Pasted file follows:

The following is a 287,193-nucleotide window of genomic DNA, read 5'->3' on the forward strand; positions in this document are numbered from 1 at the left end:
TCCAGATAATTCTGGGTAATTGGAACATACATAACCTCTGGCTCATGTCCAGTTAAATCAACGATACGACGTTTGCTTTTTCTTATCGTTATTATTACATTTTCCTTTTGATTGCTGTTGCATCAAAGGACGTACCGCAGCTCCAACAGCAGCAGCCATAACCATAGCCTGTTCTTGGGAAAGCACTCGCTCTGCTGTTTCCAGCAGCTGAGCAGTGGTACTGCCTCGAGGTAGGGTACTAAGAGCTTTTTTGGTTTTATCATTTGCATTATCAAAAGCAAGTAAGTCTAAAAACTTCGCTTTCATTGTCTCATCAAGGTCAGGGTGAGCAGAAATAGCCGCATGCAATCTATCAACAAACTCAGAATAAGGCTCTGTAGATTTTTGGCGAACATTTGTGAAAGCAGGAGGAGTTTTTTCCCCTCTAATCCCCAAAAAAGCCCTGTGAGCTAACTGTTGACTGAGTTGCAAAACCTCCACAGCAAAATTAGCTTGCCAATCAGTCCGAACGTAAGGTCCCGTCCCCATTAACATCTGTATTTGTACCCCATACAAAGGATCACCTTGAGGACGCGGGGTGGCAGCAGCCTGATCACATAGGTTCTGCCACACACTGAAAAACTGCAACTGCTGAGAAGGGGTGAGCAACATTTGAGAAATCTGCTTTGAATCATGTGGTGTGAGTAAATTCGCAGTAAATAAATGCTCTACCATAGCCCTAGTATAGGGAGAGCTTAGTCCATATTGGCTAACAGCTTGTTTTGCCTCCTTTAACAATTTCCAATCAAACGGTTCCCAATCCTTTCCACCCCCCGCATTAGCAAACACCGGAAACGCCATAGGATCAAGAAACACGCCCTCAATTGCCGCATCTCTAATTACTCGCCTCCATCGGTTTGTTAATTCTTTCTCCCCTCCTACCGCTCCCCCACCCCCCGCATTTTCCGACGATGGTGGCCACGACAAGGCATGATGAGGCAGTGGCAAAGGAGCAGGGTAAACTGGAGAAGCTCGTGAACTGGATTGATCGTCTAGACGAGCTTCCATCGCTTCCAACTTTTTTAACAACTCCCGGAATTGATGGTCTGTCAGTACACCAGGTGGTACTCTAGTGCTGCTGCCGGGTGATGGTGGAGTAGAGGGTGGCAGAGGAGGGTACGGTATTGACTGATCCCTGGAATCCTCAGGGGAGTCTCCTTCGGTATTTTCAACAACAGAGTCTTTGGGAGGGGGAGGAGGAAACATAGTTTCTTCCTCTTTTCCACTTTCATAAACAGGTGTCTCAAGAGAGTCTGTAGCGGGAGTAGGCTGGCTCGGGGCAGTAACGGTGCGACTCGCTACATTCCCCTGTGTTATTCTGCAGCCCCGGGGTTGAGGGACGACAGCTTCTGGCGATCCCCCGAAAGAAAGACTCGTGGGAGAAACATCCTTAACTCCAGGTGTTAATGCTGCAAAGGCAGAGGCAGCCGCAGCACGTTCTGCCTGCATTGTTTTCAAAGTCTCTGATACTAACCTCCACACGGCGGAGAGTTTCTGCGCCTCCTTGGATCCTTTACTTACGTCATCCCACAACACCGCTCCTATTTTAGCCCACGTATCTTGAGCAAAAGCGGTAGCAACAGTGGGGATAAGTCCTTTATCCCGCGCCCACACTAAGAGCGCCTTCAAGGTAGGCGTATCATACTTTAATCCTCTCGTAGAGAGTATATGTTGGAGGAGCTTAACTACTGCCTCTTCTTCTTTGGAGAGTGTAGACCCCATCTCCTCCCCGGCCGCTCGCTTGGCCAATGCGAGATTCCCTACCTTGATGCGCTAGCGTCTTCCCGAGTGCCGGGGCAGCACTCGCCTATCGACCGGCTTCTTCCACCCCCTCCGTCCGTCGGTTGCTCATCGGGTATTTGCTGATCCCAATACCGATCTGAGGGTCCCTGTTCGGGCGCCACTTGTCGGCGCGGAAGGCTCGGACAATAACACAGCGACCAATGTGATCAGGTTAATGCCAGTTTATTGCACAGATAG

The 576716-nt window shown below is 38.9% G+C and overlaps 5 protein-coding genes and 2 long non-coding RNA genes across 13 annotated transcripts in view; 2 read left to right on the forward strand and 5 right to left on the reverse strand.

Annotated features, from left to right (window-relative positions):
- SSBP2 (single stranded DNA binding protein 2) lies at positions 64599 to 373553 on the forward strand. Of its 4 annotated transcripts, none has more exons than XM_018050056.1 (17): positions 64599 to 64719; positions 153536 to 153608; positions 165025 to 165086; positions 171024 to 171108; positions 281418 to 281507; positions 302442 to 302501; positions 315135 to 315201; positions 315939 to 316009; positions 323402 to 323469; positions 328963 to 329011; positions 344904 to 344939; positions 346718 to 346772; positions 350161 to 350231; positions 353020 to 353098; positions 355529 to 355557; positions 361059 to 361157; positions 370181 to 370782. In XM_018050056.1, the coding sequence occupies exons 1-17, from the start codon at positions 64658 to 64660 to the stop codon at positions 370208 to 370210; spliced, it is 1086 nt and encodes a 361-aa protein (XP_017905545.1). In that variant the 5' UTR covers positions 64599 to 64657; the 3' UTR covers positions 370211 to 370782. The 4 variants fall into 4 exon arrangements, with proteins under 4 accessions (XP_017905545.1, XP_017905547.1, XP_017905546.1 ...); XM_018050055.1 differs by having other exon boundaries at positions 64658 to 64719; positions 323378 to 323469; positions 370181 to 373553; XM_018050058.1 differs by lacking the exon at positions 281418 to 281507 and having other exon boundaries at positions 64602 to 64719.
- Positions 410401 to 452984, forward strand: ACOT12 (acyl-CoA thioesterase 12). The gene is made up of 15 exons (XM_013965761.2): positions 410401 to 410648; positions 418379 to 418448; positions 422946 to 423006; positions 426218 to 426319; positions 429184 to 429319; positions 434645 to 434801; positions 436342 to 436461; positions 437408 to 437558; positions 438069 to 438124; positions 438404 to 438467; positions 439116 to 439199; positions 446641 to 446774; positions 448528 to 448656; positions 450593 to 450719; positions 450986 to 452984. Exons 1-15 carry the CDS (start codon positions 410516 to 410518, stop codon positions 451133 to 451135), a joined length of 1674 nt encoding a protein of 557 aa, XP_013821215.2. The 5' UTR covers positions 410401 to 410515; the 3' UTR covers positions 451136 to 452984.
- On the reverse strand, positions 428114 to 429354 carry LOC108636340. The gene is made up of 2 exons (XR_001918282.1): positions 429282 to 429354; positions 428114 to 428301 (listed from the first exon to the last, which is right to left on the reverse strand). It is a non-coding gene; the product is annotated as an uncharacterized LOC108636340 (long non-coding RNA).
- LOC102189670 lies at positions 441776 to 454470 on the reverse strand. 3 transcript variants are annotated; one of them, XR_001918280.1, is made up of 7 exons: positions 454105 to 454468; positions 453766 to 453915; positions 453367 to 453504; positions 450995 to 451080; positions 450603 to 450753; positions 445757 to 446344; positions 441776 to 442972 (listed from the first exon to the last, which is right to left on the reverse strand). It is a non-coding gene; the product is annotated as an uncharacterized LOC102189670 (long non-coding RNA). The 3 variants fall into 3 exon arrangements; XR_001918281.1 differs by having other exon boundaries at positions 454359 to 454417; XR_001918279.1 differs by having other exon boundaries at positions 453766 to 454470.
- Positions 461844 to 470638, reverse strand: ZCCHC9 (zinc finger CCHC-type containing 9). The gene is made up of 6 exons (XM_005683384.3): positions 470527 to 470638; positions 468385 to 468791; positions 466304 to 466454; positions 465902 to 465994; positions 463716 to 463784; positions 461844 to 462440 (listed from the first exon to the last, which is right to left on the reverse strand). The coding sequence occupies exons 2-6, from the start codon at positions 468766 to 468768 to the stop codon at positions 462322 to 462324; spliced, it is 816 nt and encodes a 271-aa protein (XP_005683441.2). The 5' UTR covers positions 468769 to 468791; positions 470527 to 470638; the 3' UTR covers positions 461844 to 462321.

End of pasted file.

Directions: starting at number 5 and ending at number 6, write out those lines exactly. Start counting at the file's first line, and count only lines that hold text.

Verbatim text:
- SSBP2 (single stranded DNA binding protein 2) lies at positions 64599 to 373553 on the forward strand. Of its 4 annotated transcripts, none has more exons than XM_018050056.1 (17): positions 64599 to 64719; positions 153536 to 153608; positions 165025 to 165086; positions 171024 to 171108; positions 281418 to 281507; positions 302442 to 302501; positions 315135 to 315201; positions 315939 to 316009; positions 323402 to 323469; positions 328963 to 329011; positions 344904 to 344939; positions 346718 to 346772; positions 350161 to 350231; positions 353020 to 353098; positions 355529 to 355557; positions 361059 to 361157; positions 370181 to 370782. In XM_018050056.1, the coding sequence occupies exons 1-17, from the start codon at positions 64658 to 64660 to the stop codon at positions 370208 to 370210; spliced, it is 1086 nt and encodes a 361-aa protein (XP_017905545.1). In that variant the 5' UTR covers positions 64599 to 64657; the 3' UTR covers positions 370211 to 370782. The 4 variants fall into 4 exon arrangements, with proteins under 4 accessions (XP_017905545.1, XP_017905547.1, XP_017905546.1 ...); XM_018050055.1 differs by having other exon boundaries at positions 64658 to 64719; positions 323378 to 323469; positions 370181 to 373553; XM_018050058.1 differs by lacking the exon at positions 281418 to 281507 and having other exon boundaries at positions 64602 to 64719.
- Positions 410401 to 452984, forward strand: ACOT12 (acyl-CoA thioesterase 12). The gene is made up of 15 exons (XM_013965761.2): positions 410401 to 410648; positions 418379 to 418448; positions 422946 to 423006; positions 426218 to 426319; positions 429184 to 429319; positions 434645 to 434801; positions 436342 to 436461; positions 437408 to 437558; positions 438069 to 438124; positions 438404 to 438467; positions 439116 to 439199; positions 446641 to 446774; positions 448528 to 448656; positions 450593 to 450719; positions 450986 to 452984. Exons 1-15 carry the CDS (start codon positions 410516 to 410518, stop codon positions 451133 to 451135), a joined length of 1674 nt encoding a protein of 557 aa, XP_013821215.2. The 5' UTR covers positions 410401 to 410515; the 3' UTR covers positions 451136 to 452984.